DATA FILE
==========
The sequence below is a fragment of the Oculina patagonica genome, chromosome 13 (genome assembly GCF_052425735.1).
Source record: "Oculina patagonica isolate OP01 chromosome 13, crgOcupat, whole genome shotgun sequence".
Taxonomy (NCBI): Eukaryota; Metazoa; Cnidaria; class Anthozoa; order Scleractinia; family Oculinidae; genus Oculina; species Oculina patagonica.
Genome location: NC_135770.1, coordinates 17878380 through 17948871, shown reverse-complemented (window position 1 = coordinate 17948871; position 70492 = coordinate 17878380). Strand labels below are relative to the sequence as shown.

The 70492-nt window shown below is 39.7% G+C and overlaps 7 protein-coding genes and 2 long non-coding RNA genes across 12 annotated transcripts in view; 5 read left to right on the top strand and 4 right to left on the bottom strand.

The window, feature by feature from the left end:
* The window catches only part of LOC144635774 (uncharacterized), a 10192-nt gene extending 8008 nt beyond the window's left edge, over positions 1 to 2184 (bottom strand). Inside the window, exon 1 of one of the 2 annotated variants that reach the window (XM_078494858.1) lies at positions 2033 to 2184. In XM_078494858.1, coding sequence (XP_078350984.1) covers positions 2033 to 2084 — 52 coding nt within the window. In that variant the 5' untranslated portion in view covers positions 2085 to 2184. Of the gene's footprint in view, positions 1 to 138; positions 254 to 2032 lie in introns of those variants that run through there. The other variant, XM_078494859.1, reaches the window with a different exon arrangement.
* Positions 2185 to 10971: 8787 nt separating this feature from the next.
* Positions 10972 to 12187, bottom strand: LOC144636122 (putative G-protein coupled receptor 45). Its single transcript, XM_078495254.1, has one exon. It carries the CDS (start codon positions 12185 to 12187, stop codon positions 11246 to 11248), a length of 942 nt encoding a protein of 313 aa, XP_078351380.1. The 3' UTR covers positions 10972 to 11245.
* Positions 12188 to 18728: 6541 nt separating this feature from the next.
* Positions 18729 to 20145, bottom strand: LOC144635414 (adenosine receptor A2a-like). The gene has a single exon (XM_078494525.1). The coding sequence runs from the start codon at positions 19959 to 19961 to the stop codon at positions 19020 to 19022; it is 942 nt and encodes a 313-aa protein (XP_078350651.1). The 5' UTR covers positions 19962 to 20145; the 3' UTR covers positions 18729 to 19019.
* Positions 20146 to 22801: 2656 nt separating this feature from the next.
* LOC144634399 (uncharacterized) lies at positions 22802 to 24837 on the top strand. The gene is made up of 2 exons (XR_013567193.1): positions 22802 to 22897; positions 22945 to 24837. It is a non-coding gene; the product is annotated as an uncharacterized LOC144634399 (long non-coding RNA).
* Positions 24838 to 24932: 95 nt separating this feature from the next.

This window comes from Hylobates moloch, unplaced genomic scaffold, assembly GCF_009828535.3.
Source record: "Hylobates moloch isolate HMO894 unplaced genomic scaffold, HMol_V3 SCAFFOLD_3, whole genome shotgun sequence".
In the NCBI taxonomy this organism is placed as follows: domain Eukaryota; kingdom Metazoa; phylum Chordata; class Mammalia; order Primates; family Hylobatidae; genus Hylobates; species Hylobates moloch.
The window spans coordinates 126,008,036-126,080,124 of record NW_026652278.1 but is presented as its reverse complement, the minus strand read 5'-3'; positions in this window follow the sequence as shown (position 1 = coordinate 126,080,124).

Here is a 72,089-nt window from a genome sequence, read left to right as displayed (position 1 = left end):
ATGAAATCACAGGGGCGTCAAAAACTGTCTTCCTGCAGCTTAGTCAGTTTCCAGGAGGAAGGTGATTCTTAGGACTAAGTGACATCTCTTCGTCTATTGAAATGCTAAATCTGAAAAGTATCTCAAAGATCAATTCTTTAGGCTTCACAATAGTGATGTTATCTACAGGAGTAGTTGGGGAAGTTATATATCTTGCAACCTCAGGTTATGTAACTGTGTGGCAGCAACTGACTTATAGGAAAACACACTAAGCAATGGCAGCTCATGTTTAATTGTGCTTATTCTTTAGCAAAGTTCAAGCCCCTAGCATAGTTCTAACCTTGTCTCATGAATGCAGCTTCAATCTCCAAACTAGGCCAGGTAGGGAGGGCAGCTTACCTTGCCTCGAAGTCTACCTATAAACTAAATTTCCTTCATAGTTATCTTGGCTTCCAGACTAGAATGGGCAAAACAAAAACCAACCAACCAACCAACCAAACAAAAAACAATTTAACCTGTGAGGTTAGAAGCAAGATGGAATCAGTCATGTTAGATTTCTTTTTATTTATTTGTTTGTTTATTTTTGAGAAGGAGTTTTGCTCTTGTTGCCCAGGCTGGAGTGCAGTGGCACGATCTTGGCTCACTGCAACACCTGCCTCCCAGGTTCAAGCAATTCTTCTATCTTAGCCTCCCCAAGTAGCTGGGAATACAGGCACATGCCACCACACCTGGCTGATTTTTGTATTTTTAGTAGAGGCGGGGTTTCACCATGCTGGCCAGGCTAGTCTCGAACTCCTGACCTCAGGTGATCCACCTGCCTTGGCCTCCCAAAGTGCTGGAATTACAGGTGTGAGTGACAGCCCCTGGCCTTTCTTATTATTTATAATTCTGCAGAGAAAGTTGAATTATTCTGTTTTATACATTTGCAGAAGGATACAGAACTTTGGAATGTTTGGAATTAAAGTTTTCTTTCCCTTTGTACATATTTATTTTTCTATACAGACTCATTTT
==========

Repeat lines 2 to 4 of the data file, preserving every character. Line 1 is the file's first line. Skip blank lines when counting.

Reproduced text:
Source record: "Oculina patagonica isolate OP01 chromosome 13, crgOcupat, whole genome shotgun sequence".
Taxonomy (NCBI): Eukaryota; Metazoa; Cnidaria; class Anthozoa; order Scleractinia; family Oculinidae; genus Oculina; species Oculina patagonica.
Genome location: NC_135770.1, coordinates 17878380 through 17948871, shown reverse-complemented (window position 1 = coordinate 17948871; position 70492 = coordinate 17878380). Strand labels below are relative to the sequence as shown.